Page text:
Example Question #55 : Literary Terminology Describing Prose

1 The Maypole… was an old building, with more gable ends than a lazy man would care to count on a sunny day; huge zig-zag chimneys, out of which it seemed as though even smoke could not choose but come in more than naturally fantastic shapes, imparted to it in its tortuous progress; and vast stables, gloomy, ruinous, and empty…. 2 With its overhanging stories, drowsy little panes of glass, and front bulging out and projecting over the pathway, the old house looked as if it were nodding in its sleep. 3 Indeed, it needed no very great stretch of fancy to detect in it other resemblances to humanity. 4 The bricks of which it was built had originally been a deep dark red, but had grown yellow and discoloured like an old man's skin; the sturdy timbers had decayed like teeth; and here and there the ivy, like a warm garment to comfort it in its age, wrapt its green leaves closely round the time-worn walls.

What literary device can be seen in sentence 2?

Possible Answers:

Oxymoron

Foil

Foreshadowing

Anthropomorphism

Allegory

Correct answer:

Anthropomorphism

Explanation:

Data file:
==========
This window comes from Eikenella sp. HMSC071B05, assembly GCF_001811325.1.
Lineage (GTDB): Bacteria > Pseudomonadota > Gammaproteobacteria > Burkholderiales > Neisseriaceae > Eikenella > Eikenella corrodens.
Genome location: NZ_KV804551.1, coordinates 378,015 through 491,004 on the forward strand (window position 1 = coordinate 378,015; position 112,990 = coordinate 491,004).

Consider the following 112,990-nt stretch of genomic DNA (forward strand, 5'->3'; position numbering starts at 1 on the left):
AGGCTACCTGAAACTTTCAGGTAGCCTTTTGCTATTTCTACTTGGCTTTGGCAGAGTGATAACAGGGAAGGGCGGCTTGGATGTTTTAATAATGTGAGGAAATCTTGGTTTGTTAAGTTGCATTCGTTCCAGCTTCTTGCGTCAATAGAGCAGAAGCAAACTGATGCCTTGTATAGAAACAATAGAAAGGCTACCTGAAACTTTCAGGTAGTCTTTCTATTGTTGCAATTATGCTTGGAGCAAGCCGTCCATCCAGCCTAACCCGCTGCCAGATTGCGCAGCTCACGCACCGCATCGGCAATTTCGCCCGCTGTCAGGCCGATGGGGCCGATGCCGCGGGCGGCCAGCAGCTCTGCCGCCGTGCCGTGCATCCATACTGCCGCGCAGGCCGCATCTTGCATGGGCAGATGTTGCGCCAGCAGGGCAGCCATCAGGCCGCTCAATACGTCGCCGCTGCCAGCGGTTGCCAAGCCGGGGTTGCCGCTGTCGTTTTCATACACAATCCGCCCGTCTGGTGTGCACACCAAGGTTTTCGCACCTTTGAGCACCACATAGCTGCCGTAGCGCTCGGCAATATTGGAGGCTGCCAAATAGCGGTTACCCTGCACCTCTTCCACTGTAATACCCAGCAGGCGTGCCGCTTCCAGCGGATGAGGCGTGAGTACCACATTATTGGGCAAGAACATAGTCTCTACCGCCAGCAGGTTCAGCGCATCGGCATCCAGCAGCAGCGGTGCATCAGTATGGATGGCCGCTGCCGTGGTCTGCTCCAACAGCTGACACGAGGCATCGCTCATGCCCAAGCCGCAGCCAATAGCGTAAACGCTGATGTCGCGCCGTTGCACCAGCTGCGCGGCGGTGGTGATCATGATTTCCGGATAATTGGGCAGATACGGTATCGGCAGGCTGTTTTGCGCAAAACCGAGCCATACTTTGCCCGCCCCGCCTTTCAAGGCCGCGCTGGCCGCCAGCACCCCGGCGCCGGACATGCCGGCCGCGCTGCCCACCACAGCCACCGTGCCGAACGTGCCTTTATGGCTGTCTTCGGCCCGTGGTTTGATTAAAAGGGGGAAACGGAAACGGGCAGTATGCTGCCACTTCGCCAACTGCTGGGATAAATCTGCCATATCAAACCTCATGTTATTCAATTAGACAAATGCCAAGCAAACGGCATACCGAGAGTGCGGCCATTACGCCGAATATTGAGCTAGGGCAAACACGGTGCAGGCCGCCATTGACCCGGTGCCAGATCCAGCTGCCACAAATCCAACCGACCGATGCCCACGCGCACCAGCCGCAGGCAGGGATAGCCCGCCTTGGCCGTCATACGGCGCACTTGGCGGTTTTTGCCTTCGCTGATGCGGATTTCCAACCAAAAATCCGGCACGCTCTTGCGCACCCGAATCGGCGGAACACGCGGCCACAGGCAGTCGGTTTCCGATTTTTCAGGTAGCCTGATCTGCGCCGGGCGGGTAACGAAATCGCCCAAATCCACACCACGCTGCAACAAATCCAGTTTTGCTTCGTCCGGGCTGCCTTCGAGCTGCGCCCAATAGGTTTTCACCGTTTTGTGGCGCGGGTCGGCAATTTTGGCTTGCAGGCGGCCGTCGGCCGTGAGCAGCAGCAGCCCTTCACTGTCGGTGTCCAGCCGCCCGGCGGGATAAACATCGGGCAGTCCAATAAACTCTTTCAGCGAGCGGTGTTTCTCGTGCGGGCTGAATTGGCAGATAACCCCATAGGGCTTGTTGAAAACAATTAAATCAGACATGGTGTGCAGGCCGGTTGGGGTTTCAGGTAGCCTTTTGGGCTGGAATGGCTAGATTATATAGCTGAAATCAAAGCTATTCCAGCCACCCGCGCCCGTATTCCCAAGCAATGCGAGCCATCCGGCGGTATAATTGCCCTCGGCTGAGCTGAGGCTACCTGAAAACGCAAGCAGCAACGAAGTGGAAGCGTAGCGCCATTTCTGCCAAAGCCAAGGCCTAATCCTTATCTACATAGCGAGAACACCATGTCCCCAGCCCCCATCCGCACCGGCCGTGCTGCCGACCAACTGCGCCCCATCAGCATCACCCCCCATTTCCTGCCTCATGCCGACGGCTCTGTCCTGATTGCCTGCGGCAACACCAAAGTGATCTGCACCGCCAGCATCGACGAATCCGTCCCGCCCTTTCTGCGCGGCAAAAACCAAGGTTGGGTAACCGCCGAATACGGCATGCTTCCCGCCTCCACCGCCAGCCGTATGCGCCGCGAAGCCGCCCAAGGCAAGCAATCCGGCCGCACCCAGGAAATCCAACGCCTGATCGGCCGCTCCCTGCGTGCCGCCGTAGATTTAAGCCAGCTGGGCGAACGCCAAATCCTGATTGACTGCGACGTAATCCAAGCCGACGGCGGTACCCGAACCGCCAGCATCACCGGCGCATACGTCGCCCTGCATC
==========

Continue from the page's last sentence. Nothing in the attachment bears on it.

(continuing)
Anthropomorphism, or personification, can be seen in sentence 2 and subsequent sentences. Likening a house to a human or ascribing human characteristics to it is a perfect example of this device.

Passage adapted from Charles Dickens’ Barnaby Rudge (1841)

Example Question #56 : Literary Terminology Describing Prose

From the corner of the divan of Persian saddle-bags on which he was lying, smoking, as was his custom, innumerable cigarettes, Lord Henry Wotton could just catch the gleam of the honey-sweet and honey-coloured blossoms of a laburnum, whose tremulous branches seemed hardly able to bear the burden of a beauty so flamelike as theirs; and now and then the fantastic shadows of birds in flight flitted across the long tussore-silk curtains that were stretched in front of the huge window, producing a kind of momentary Japanese effect, and making him think of those pallid, jade-faced painters of Tokyo who, through the medium of an art that is necessarily immobile, seek to convey the sense of swiftness and motion. The sullen murmur of the bees shouldering their way through the long unmown grass, or circling with monotonous insistence round the dusty gilt horns of the straggling woodbine, seemed to make the stillness more oppressive. The dim roar of London was like the bourdon note of a distant organ.

(1890)

What is the primary literary device in the passage?

Possible Answers:

Simile 

Allusion

Personification 

Allegory 

Imagery 

Correct answer:

Imagery 

Explanation:

The primary literary device used in the passage is imagery, because most of the paragraph is dedicated to describing in vivid detail the appearance and feel of the setting.

Passage adapted from Oscar Wilde's A Picture of Dorian Grey (1890)

Example Question #57 : Literary Terminology Describing Prose